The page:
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In-Box Review
F6F-5N Hellcat Night fighter
Profipack Edition
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by: Tim Hatton [ LITESPEED ]

Originally published on:


The F6F Hellcat was designed to enhance the favourable aspects of the Grumman F4F Wildcat while having a much higher top speed and greater range, allowing it to outperform the Zero. The F6F-5 featured several improvements including a more powerful R-2800-10W engine, embodying a water-injection system. It was housed in a slightly more streamlined engine cowling. Other improvements included spring-loaded control tabs on the ailerons and an improved, clear view windscreen, with a flat armoured-glass front panel. This replaced the curved plexiglass panel and internal armour glass screen of the F6F-3's. In addition the rear fuselage and tail units were strengthened, and the colour scheme was changed to an overall gloss sea blue finish. After the first few F6F-5s were built the small windows behind the main canopy were deleted. Fitting AN/APS-6 radar to F6F-5s resulted in the night fighter F6F-5N, recognizable with a radar fairing mounted on the outer-starboard wing. A small number of standard F6F-5s were also fitted with camera equipment for reconnaissance duties as the F6F-5P. While all F6F-5s were capable of carrying an armament mix of one 20 mm (.79 in) M2 cannon in each of the inboard gun bays, along with two pairs of .50 in machine guns, this configuration was only used on many later F6F-5N night fighters. The F6F-5 was the most common variant of the Hellcat with 7,870 being built. The total amount of Hellcats built numbered 12,275. In Royal Navy service the F6F-5 was known as the Hellcat F II.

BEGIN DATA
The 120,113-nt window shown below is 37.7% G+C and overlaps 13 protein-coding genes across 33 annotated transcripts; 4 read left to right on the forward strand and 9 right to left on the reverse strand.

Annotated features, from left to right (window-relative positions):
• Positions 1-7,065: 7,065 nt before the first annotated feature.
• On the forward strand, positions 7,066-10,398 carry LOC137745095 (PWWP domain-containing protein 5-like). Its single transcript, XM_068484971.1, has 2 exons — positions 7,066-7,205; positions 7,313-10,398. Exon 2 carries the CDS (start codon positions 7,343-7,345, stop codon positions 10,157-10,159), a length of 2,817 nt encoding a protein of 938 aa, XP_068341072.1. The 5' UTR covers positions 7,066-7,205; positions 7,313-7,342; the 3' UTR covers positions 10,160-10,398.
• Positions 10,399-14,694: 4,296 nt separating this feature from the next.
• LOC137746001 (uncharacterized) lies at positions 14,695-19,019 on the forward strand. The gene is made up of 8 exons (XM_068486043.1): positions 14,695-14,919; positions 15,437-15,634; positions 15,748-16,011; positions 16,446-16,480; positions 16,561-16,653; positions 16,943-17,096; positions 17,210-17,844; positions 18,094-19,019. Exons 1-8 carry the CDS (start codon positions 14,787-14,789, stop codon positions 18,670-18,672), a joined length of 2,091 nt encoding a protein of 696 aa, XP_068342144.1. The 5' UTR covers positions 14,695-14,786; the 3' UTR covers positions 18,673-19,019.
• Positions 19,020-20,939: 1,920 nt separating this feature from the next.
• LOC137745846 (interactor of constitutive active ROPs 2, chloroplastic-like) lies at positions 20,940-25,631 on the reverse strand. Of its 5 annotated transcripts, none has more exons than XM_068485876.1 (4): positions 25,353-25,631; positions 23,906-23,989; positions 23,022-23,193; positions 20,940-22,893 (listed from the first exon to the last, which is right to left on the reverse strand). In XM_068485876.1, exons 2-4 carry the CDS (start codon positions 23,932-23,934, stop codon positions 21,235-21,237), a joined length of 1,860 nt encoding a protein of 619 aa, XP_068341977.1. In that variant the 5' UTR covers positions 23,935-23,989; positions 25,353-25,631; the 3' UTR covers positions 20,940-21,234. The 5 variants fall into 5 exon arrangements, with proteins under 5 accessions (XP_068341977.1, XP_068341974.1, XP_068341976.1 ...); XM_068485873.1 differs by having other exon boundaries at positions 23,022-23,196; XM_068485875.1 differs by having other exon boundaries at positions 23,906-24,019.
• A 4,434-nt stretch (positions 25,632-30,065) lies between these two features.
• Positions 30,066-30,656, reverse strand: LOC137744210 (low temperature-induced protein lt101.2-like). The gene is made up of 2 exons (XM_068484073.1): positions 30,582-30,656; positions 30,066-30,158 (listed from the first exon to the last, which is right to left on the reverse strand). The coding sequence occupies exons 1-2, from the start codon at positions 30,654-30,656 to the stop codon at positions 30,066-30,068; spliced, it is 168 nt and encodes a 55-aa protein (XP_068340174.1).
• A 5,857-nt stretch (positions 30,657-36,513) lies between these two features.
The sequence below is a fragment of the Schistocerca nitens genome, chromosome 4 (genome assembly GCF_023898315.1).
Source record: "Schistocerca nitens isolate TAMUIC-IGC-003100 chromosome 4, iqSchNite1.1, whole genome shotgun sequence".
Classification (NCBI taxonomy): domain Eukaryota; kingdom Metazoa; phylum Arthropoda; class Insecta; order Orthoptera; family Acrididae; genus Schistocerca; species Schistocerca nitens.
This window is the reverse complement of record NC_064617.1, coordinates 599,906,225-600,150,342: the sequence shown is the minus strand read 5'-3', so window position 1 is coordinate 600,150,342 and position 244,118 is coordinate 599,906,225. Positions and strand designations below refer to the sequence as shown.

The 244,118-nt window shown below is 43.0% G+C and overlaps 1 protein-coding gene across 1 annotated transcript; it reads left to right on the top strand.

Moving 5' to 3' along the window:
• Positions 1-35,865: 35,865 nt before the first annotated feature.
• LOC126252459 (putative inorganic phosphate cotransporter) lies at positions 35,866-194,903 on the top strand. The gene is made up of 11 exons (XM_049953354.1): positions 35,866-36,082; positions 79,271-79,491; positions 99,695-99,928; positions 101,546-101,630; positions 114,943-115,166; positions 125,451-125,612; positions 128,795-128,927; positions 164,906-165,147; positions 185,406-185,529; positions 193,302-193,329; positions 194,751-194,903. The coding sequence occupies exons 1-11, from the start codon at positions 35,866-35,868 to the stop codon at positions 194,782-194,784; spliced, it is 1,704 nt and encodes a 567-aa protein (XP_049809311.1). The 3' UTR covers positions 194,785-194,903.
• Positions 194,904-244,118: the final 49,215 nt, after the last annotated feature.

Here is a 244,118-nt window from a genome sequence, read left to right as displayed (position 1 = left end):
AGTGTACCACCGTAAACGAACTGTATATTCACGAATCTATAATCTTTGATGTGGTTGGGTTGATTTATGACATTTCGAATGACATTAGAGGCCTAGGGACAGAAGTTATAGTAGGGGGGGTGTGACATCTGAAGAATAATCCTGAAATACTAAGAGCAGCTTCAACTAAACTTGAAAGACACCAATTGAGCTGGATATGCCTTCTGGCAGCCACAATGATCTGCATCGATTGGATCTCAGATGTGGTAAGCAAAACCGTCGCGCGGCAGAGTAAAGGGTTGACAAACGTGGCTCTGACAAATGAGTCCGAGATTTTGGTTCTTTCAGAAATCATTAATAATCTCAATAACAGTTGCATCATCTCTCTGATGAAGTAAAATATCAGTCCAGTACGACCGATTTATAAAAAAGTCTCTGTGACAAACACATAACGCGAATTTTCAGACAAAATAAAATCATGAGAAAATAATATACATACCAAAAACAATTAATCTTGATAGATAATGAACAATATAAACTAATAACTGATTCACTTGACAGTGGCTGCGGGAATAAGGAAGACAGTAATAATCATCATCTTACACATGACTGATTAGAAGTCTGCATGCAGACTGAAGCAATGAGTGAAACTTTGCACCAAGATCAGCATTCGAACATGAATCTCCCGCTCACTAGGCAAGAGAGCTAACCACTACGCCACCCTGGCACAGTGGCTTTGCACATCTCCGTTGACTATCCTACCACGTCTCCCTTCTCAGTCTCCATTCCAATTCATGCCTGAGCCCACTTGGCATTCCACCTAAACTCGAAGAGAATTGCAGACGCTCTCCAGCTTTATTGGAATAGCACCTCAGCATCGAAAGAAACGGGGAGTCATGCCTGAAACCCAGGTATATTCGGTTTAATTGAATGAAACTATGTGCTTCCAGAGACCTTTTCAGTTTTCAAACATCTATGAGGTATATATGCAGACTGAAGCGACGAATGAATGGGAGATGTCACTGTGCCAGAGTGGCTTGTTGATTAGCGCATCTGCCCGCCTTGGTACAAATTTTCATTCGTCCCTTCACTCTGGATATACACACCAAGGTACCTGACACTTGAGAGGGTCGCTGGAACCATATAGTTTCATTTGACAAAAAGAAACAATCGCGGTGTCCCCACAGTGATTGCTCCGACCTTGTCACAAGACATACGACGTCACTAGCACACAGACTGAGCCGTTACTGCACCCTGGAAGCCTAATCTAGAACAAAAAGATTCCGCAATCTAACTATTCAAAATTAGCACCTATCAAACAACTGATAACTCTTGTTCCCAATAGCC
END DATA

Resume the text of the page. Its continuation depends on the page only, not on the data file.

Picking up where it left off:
Its interesting to see that Eduard has gone back to the top opening box with this release. Included is:
-3 x pale green plastic sprues.
-1 x clear plastic sprue.
-1 x precoloured photo etched fret.
-1 x plain photo etched fret.
-1 x sheet of Kabuki paint masks for the canopy and wheels.
-1 x decal sheets.
-12 x page A5 instruction and painting guide.